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    Effective early autism intervention has long-term impact

    A follow-up trial conducted 6 years after the conclusion of a randomized controlled trial of early intervention in autism spectrum disorder demonstrated that the intervention had a long-term effect on autism symptoms and continued effects on parent and child social interaction.

    The intervention, the Preschool Autism Communication Trial (PACT), was conducted in 3 specialized clinical services centers in the United Kingdom in children aged 2 to 4 years with so-called core autism. About half of participants were assigned to the PACT intervention and the other half to usual treatment. The PACT is a developmentally targeted social communication program that focuses on optimizing parent interactive behaviors to improve child communication and more general autism symptoms. It provides 12, 2-hour therapy sessions during a 6-month period followed by monthly support and extension sessions for a further 6 months. In addition, parents spend 20 to 30 minutes a day performing planned practice activities with the child.

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    Evaluations of 80% of the original 152 PACT participants 6 years after the conclusion of the PACT trial, when they had a mean age of 10.5 years, found that although the proportion of participants with high severity symptoms had increased in both groups, the PACT group fared better than the usual treatment group. Specifically, 29% in the PACT intervention group had high symptom severity scores compared with 44% of the usual treatment group. In addition, parental reports also indicated that PACT had a treatment effect on symptoms as well as social communication skills (Pickles A, et al. Lancet. 2016; 388[10059]:2501-2509).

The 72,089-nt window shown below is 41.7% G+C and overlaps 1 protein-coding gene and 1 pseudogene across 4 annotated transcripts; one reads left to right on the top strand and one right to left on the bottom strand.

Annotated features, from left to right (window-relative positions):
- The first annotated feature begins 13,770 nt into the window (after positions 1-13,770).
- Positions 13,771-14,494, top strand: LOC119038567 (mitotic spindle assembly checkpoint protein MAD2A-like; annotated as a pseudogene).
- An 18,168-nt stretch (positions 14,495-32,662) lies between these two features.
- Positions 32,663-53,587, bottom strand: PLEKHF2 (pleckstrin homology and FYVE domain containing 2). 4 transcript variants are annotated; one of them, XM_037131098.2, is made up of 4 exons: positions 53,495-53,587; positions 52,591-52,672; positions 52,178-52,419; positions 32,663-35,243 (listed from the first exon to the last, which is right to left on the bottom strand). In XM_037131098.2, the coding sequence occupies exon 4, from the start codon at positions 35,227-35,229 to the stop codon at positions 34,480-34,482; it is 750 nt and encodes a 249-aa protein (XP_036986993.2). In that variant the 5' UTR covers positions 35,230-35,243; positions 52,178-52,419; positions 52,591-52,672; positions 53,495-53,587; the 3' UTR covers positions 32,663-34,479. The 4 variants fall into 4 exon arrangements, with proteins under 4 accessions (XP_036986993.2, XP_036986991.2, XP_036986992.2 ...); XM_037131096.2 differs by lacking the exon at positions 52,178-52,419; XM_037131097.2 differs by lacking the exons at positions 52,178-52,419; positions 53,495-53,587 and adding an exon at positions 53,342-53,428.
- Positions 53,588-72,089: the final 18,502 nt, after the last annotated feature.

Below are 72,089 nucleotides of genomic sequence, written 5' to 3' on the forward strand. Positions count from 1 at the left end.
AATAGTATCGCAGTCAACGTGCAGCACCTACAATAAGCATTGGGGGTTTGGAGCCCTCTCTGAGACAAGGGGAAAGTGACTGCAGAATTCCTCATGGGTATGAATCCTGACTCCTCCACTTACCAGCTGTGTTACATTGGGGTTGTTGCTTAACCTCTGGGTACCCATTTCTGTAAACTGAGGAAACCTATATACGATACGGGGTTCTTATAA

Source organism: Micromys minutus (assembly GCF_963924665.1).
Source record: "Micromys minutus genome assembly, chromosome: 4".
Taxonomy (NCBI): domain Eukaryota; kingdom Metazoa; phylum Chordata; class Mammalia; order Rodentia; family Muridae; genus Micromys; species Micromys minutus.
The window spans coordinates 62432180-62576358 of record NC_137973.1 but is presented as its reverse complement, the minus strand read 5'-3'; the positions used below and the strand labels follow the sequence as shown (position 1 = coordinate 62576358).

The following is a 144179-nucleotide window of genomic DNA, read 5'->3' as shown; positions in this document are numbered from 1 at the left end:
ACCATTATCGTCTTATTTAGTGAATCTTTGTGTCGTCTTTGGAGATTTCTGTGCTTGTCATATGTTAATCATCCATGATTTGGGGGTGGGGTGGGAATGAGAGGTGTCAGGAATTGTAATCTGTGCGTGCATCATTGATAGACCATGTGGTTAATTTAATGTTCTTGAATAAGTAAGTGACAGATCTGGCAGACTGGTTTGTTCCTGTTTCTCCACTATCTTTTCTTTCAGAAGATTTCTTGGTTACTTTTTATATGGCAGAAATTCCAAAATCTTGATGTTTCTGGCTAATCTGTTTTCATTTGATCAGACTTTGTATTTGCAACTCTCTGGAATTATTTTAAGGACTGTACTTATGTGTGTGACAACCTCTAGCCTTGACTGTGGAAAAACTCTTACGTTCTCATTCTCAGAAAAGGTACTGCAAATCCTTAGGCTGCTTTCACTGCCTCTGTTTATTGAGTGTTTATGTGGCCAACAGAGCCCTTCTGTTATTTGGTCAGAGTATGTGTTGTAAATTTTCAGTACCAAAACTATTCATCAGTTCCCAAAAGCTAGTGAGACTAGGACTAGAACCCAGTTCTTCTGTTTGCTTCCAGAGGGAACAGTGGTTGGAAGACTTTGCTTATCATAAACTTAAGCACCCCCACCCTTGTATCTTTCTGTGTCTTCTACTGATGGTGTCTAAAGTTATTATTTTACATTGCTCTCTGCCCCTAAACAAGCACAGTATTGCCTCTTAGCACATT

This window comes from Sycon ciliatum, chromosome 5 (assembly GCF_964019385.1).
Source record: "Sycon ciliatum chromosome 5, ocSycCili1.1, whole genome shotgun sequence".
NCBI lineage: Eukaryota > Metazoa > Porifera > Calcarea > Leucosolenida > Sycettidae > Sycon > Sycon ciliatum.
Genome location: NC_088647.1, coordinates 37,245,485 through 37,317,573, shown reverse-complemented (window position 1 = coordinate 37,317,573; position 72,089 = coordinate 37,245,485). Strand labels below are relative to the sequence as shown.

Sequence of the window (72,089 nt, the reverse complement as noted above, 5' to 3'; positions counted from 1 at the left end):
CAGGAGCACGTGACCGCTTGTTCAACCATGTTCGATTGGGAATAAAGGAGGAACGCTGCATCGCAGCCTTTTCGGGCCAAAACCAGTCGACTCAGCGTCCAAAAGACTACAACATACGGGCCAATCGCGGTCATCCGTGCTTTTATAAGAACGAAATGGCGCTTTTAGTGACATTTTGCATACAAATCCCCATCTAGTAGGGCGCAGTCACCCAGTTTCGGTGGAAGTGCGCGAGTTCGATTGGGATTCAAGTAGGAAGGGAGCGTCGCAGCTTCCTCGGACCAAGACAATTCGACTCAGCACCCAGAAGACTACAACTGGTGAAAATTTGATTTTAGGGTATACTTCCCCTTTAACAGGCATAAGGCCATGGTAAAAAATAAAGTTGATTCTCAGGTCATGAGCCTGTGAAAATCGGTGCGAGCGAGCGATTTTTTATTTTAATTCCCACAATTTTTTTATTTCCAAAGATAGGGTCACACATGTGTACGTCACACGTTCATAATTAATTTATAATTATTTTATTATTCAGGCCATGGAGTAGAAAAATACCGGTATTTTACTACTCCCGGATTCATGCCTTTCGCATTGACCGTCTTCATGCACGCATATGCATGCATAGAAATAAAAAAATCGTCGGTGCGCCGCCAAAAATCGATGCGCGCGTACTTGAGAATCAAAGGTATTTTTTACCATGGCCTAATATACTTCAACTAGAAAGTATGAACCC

my take  This study provides strong, evidence-based support for the American Academy of Pediatrics (AAP) recommendation for routine screening for autism. Routine screening leads to early diagnosis and treatment, which in turn lead to an improved prognosis. The AAP continues to recommend screening for autism at ages 18 and 24 months and whenever the family expresses concern about the diagnosis. (Pediatrics. 2007;120[5]:1183-1215). —Michael G Burke, MD


    Marian Freedman
    Marian Freedman is a freelance writer.

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